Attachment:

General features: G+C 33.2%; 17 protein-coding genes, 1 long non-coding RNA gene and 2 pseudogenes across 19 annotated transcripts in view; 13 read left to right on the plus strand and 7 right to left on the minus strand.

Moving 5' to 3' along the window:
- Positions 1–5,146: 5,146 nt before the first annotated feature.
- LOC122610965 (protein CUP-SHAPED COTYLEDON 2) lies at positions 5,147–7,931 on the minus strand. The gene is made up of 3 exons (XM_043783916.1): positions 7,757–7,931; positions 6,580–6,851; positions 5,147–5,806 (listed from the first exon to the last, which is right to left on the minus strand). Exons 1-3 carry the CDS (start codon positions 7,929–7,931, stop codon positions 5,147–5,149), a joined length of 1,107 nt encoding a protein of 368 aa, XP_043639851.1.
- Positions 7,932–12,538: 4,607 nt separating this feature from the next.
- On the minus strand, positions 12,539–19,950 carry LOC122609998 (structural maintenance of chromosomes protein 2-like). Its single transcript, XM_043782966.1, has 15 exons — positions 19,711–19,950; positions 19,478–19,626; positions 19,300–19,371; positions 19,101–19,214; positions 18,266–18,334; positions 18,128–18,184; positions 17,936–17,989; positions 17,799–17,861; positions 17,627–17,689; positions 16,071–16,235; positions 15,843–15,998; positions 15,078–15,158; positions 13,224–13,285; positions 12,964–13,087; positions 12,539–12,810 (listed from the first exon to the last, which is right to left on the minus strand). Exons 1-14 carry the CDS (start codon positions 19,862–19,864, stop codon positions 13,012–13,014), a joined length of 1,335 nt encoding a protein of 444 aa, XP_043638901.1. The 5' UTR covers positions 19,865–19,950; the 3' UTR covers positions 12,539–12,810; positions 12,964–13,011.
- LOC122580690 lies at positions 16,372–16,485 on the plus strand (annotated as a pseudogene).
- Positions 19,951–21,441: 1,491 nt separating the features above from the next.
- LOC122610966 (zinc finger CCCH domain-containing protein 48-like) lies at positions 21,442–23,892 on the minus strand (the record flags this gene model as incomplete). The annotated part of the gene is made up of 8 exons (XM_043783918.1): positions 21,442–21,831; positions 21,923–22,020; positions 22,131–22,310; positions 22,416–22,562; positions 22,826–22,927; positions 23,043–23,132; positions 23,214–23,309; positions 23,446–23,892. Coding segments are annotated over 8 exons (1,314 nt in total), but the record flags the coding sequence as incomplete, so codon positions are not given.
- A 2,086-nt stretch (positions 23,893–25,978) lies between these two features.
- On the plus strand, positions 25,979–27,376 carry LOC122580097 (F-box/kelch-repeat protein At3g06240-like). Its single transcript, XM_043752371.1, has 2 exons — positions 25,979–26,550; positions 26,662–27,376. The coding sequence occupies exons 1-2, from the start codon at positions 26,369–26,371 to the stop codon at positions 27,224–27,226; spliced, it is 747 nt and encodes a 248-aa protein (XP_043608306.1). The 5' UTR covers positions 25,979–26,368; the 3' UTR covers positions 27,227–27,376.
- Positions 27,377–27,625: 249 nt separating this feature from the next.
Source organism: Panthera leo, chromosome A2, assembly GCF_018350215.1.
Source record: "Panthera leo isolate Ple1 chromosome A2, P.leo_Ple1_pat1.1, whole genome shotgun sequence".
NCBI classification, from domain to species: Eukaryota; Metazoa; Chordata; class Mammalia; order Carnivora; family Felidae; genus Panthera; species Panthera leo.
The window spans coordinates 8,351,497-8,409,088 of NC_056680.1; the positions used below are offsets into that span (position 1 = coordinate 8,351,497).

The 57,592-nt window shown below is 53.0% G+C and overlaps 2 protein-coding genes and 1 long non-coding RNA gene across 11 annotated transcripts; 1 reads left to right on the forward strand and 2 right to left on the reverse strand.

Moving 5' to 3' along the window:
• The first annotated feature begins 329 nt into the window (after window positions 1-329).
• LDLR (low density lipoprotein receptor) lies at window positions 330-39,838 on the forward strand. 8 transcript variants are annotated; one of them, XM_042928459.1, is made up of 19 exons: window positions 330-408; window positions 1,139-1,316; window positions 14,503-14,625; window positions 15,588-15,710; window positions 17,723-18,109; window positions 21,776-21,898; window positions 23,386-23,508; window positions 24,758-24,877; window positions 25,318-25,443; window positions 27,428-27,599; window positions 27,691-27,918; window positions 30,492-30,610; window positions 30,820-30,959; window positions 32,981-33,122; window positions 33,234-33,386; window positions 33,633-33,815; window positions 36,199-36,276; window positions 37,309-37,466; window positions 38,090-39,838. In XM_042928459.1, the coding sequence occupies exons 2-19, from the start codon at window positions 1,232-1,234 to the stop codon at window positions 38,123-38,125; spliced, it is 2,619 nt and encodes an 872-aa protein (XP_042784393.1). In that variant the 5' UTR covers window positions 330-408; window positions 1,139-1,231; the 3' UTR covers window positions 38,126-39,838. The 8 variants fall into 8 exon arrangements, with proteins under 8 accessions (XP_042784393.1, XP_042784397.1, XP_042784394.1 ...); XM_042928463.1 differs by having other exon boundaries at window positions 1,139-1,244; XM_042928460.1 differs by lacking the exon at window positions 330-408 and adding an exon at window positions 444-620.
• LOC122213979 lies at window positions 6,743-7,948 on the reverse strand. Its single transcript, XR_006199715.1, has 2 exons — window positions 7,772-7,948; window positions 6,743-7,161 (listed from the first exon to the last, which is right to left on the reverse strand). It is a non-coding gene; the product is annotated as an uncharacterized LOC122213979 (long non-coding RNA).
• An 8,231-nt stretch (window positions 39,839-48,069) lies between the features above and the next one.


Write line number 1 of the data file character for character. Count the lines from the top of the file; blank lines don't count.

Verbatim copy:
General features: G+C 33.2%; 17 protein-coding genes, 1 long non-coding RNA gene and 2 pseudogenes across 19 annotated transcripts in view; 13 read left to right on the plus strand and 7 right to left on the minus strand.